Elliott Advisors Buy Barnes & Noble


In a seismic shift for the book trade, Elliott Advisors (UK) Limited have entered into a definitive agreement to acquire Barnes & Noble in an all-cash transaction valued at approximately $683m (£537m), including the assumption of debt.

James Daunt, chief executive of Waterstones, will assume also the role of c.e.o. of Barnes & Noble following the completion of the transaction. Elliott will own both Barnes & Noble and Waterstones, with each bookseller to operate independently.



James Daunt in the past eight years turned around the moribund Waterstones and Elliott Management has faith that he can do the same with Barnes &Noble.

“There is an inherent logic to it. Waterstones had faced the same trials and tribulations, and although the retail climate is different in the US, we operate in broadly similar ways. There is also an element of self-interest; it really matters to us that Barnes & Noble can continue to do what it does, and it really matters that publishers can continue to sell print books through these stores, as well as, obviously, through Amazon.”

Though there are concerns about Daunt dividing his time between the United States and England.

The Bookseller talks to James Daunt about his new adventure.



Coleman-Lochner, Deveau, and Townsend at Bloomberg on Thursday wrote, “Despite the relentless competition from Amazon, Barnes & Noble has managed to somewhat stabilize its business over the past few years, with revenue declines narrowing to a drop of 3.1% last year. The retailer still generates cash—sales were almost $3.6 billion last year—and the little outstanding debt on its balance sheet isn’t due until 2023. The company has also spent the past few years closing weak stores or moving them to better locations.”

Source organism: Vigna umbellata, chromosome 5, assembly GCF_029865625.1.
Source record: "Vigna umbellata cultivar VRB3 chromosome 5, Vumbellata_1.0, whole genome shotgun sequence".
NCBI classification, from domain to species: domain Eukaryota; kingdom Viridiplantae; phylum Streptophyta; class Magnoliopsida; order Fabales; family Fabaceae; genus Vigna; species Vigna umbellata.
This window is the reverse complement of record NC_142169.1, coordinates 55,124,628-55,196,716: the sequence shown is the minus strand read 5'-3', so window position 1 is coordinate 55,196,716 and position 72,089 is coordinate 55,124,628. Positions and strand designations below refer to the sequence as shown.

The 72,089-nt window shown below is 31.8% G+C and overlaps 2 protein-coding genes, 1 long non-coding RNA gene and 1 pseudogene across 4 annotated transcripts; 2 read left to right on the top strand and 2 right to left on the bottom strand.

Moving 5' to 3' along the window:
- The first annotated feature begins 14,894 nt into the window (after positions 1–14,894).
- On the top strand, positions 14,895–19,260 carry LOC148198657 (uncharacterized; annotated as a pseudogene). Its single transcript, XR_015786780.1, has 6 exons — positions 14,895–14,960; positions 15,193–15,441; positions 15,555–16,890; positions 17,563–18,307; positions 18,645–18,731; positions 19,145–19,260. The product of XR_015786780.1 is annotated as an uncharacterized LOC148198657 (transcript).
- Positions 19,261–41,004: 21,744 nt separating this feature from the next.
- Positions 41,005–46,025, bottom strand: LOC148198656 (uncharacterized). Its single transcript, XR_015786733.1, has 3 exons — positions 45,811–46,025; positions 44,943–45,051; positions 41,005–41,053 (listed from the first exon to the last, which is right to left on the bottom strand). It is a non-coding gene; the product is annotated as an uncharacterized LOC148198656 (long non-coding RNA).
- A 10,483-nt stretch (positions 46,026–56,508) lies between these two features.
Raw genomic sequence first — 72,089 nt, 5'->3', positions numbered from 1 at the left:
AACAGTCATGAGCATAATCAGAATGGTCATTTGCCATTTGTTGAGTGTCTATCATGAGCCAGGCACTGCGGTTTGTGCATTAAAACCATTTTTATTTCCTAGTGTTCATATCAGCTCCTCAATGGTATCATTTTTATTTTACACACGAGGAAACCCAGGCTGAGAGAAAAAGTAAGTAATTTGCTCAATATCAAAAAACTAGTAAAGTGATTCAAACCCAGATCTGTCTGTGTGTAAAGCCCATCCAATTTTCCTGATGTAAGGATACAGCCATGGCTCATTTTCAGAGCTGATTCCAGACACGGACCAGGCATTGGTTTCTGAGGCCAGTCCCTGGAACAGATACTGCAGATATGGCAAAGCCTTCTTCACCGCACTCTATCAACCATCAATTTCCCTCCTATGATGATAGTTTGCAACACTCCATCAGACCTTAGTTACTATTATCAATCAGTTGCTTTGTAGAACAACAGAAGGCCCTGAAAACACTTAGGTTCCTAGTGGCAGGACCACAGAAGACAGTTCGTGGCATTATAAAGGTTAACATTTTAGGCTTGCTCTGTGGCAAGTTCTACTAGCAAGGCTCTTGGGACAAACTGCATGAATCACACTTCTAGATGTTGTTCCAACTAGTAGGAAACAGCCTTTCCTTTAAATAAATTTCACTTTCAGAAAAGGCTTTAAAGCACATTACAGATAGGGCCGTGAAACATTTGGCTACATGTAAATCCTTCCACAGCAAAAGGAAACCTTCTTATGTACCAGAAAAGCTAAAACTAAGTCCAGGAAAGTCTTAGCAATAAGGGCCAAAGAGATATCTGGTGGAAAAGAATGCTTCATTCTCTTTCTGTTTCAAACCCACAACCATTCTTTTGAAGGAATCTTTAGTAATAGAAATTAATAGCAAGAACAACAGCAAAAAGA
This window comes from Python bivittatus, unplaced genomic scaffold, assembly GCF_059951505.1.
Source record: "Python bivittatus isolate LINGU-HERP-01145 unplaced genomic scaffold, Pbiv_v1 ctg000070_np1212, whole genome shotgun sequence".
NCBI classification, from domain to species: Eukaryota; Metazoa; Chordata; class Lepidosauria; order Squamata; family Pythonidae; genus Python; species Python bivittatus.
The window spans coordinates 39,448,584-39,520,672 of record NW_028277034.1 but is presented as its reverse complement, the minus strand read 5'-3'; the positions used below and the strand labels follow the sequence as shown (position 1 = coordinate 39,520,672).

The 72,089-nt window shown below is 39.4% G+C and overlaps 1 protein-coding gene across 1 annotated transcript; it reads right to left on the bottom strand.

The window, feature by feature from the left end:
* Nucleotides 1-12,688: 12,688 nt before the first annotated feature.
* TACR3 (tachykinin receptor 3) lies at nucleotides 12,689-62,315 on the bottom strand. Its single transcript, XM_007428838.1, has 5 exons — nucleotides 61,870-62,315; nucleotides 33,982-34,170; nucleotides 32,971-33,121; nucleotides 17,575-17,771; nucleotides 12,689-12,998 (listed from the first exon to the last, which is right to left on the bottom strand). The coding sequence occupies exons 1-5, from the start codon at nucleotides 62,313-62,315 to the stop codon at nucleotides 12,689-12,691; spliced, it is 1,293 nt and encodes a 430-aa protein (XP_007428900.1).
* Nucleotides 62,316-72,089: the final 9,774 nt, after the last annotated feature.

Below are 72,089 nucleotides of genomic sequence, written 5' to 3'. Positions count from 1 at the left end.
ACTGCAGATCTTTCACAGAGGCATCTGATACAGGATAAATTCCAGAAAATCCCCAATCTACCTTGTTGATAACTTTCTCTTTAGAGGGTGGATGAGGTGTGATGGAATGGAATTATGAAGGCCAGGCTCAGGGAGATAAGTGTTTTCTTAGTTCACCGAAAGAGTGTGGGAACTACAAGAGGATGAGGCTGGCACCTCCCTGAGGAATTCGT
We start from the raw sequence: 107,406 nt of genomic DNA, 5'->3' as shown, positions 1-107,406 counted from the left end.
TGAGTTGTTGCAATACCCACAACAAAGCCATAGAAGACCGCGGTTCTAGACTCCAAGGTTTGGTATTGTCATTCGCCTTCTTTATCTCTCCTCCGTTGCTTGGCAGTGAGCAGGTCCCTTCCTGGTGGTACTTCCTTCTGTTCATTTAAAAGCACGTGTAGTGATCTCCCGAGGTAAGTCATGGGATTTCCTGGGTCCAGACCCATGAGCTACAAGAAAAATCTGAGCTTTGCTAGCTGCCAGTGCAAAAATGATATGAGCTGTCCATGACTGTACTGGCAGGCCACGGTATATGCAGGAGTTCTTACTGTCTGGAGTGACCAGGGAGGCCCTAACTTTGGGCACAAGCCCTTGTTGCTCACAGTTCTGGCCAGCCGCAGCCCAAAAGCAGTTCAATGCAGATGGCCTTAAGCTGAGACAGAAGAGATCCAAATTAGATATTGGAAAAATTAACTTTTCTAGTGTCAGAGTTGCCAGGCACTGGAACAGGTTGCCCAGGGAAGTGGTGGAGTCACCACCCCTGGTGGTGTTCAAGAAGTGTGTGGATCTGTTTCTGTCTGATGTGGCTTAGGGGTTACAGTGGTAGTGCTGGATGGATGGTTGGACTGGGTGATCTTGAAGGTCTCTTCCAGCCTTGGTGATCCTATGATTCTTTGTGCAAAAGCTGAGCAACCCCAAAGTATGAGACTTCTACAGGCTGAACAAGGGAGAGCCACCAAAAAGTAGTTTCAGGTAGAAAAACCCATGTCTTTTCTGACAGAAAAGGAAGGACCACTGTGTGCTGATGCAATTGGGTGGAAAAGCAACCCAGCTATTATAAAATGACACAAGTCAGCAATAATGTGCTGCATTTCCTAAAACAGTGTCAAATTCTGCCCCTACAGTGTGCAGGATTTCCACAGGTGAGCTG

And some in the publishing community are advising each other to look at Sheelah Kolhatkar’s article for The New Yorker from August about the chief of Elliott Management. In “Paul Singer, Doomsday Investor,” Kolhatkar depicts Singer as having a “unique, and immensely profitable, brand of adversarial investing.”

Singer, Kolhatkar writes, is an “activist investor,” a term used for someone who buys stock in a company “to make changes to its business, with the goal of improving the stock price.”

Publishing Perspectives has more on background.



Once the towering Goliath of the bookselling world, these days Barnes & Noble is getting dwarfed by primarily online competitors — particularly Amazon, which reportedly sells nearly 50 percent of all new books. The bricks-and-mortar giant, on the other hand, has seen its revenue slide each year for the past several years.

There is hope, however.

Daunt has been credited with helping turn the fortunes of Waterstones, which less than a decade ago was “losing horrendous amounts of money,” in the words of its CEO. Lately, the British bookseller has been reporting leaps in profits. The financial backing of Elliott, which says it currently manages approximately $34 billion in assets, shouldn’t hurt Barnes & Noble either.

The NPR article notes the possibilities of the future.


Certainly the new set-up could use the help of publishers, but what and how much assistance can they give Barnes & Noble without angering the Amazon elephant?